Did you like this book?

No Comments Yet

Dark and unsettling, this novel’s end arrives abruptly even as readers are still moving at a breakneck speed.


Ten years after her teenage daughter went missing, a mother begins a new relationship only to discover she can't truly move on until she answers lingering questions about the past.

Laurel Mack’s life stopped in many ways the day her 15-year-old daughter, Ellie, left the house to study at the library and never returned. She drifted away from her other two children, Hanna and Jake, and eventually she and her husband, Paul, divorced. Ten years later, Ellie’s remains and her backpack are found, though the police are unable to determine the reasons for her disappearance and death. After Ellie’s funeral, Laurel begins a relationship with Floyd, a man she meets in a cafe. She's disarmed by Floyd’s charm, but when she meets his young daughter, Poppy, Laurel is startled by her resemblance to Ellie. As the novel progresses, Laurel becomes increasingly determined to learn what happened to Ellie, especially after discovering an odd connection between Poppy’s mother and her daughter even as her relationship with Floyd is becoming more serious. Jewell’s (I Found You, 2017, etc.) latest thriller moves at a brisk pace even as she plays with narrative structure: The book is split into three sections, including a first one which alternates chapters between the time of Ellie’s disappearance and the present and a second section that begins as Laurel and Floyd meet. Both of these sections primarily focus on Laurel. In the third section, Jewell alternates narrators and moments in time: The narrator switches to alternating first-person points of view (told by Poppy’s mother and Floyd) interspersed with third-person narration of Ellie’s experiences and Laurel’s discoveries in the present. All of these devices serve to build palpable tension, but the structure also contributes to how deeply disturbing the story becomes. At times, the characters and the emotional core of the events are almost obscured by such quick maneuvering through the weighty plot.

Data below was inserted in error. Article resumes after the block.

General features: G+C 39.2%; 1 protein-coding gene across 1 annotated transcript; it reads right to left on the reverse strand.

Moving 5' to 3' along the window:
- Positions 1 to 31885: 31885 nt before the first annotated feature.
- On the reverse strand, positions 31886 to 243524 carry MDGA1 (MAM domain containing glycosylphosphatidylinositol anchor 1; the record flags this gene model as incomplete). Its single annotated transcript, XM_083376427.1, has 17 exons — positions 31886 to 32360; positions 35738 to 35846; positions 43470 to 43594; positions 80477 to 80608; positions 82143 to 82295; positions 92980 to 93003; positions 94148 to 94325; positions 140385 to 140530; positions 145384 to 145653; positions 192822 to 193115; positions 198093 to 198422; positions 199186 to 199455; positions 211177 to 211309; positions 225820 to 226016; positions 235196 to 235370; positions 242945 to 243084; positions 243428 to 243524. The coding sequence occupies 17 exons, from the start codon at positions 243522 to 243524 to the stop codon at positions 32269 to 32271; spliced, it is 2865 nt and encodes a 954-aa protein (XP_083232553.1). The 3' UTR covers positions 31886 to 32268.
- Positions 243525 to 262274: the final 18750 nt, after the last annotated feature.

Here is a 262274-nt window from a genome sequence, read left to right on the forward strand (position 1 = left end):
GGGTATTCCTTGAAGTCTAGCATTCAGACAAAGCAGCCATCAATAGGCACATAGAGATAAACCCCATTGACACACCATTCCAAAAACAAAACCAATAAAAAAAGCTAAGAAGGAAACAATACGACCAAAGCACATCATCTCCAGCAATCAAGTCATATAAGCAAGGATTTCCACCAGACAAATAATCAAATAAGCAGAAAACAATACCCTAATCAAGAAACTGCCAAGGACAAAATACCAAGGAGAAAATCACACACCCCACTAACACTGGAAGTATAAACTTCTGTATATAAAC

Dark and unsettling, this novel’s end arrives abruptly even as readers are still moving at a breakneck speed.

Pub Date: April 24, 2018

ISBN: 978-1-5011-5464-5

Page Count: 368

Publisher: Atria

Review Posted Online: Feb. 6, 2018

Kirkus Reviews Issue: Feb. 15, 2018